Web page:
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Kayla Smith
Kayla Smith

The Gift of Uplift

BET stars David and Tamela Mann talk about patience, prayer, partnership, making peace with our bodies — and the power of a great pair of leggings.

We know and love the Manns from their respective roles as the quirky Leroy Brown and his sweetheart daughter, Cora, from the Tyler Perry stage play, movie and sitcom Meet the Browns, and from starring in the BET+ holiday film Soul Santa and the current BET series Tyler Perry’s Assisted Living. Together the native Texans are a dynamic duo who got their start singing with high school friend Kirk Franklin. David is an NAACP Image Award recipient for his comedic acting, and Tamela is a Grammy Award–winning singer whose latest album, Overcomer, features “Touch From You,” her seventh No. 1 on Billboard’s Gospel Airplay chart.

So let’s get a glimpse of how this committed couple works, laughs and loves together, and celebrates the holidays with their blended family of five children and eight grandchildren.

(This interview has been edited for length and clarity.)

On the longevity of their marriage:


David: We always tell people we’ve figured out how to stay in love. You have a lot of couples who’ve been married this long. They love each other, but they’re not in love. And we genuinely enjoy each other’s company.

Tamela: And I like him. I’m in love with him, and I like him. For us [faith works]. Wanting to please God and loving the Lord. The Lord is first, and everything else kind of falls into place for us after that. Just loving the Lord and then loving each other and making each other a priority.

David: It doesn’t hurt that she looks good, too.

On keeping that spark alive:


David: I think because we started out as friends as teenagers. We’ve been together for three decades. It’s amazing. We started out singing together, then we’ve fallen in love together and we’ve just grown together. We’ve been together most of our lives. So [being together] that long you got to figure out, hey, we are in it for the long run. Let’s figure out how to live the best time of our lives.

On what they appreciate most about each other:

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Kayla Smith

Tamela: I love that David is protective. He’s a provider, and he’s very loving. He’s concerned. He pays attention to everything. I can’t drop a button and he doesn’t know that it’s dropped.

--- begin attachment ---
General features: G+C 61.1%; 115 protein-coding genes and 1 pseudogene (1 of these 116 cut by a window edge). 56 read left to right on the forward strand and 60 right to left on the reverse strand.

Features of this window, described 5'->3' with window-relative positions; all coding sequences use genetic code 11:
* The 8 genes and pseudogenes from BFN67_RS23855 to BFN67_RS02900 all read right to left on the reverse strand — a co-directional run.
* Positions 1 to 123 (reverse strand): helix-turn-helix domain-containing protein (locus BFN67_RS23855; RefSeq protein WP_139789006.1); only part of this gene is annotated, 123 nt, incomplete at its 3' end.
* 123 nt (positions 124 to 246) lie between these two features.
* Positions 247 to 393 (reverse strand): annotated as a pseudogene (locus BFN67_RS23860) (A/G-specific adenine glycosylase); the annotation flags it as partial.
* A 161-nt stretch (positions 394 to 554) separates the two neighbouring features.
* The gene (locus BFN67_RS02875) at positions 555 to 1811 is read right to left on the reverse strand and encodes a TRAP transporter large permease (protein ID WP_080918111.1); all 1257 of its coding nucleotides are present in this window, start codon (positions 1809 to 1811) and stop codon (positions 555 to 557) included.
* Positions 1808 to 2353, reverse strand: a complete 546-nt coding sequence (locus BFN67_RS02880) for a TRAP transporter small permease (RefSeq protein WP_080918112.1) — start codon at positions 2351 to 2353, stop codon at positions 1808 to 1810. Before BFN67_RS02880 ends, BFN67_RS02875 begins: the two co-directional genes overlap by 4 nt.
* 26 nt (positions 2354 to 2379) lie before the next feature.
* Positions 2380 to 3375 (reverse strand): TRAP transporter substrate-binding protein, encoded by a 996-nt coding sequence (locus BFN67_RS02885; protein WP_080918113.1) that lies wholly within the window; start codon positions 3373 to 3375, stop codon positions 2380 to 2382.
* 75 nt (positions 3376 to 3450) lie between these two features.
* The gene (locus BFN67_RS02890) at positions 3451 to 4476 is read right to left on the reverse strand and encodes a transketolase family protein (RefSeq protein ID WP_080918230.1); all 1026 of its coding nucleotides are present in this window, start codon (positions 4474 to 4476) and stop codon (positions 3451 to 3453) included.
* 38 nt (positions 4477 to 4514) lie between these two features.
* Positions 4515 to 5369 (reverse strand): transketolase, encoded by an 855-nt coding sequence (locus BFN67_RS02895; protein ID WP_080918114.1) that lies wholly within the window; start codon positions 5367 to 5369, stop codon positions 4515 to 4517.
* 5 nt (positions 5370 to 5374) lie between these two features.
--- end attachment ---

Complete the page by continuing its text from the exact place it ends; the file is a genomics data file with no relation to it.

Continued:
David: I’m passing her money right now for saying this.

Tamela: No, it’s the truth. I’m really grateful and thankful to God for him and how he caters to me and to the family. He caters to whatever our needs are. If we say something, it’s like mentally, his clock is starting to tick, to make it happen for me and for the family.

David: Her superpower is her ability to love unconditionally. When she loves [you], she loves you. She’s a true caregiver. When I tell you she loves you with her whole heart.

On their biggest challenges working together:


Tamela: A challenge for me sometimes can be that David is like the Energizer Bunny. He goes on and on and on. I’m like, wait, I just need a minute. Just to gather my thoughts. Just give me a little break, and then I can catch up. And it’s like he never gets tired. Other than that, I prayed and asked God for someone that loved and did the same things that I did, and the Lord blessed us with that.

David: Sleep is for suckers. [Tamela laughs.] That’s the challenging part for me, [when] she needs a break.

On meeting and working with Tyler Perry:


David: I first met Tyler in 1999 in Chicago. [We had the same promoter] and I used my frequent-flier miles to go out and meet this up-and-coming writer who was doing a play. The play was I Can Do Bad All By Myself, and he had this character named Mr. Brown. So I auditioned. Tamela wasn‘t there, and I told [Tyler], my wife and I came as a package. She sings [with] Kirk Franklin and The Family, but she doesn’t act. And it was from that point that this thing started to grow. The character Mr. Brown was developed. When people look at [Mr. Brown’s] clothes, how that happened was I didn’t have any wardrobe for the show. So I went down to the local thrift store in Chicago, right down from the Regal Theater, and picked up a bunch of stuff, like this will work, that will work. That’s how it started and I added antics throughout the years.

Tamela: I was terrified going into it. Like David said, I was just coming on as his wife, and I was really there just to sing. [Tyler] decided to do something different. He said, we’re gonna change your role. Cora is going to be [my character, Madea, and Mr. Brown’s] daughter. He said, David, go home and get her ready. I’m grateful that David was coaching and directing me.

David: It wasn’t that easy. She was upset with me.

Tamela: I was mad because I was like, I don’t know how to act. Tyler said, if you’re acting, it’s wrong. He said, just come from a real place of how you would respond. I was like, OK, I think I could do that. And here we are.

On Tamela’s health and wellness journey:

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Marcus Owens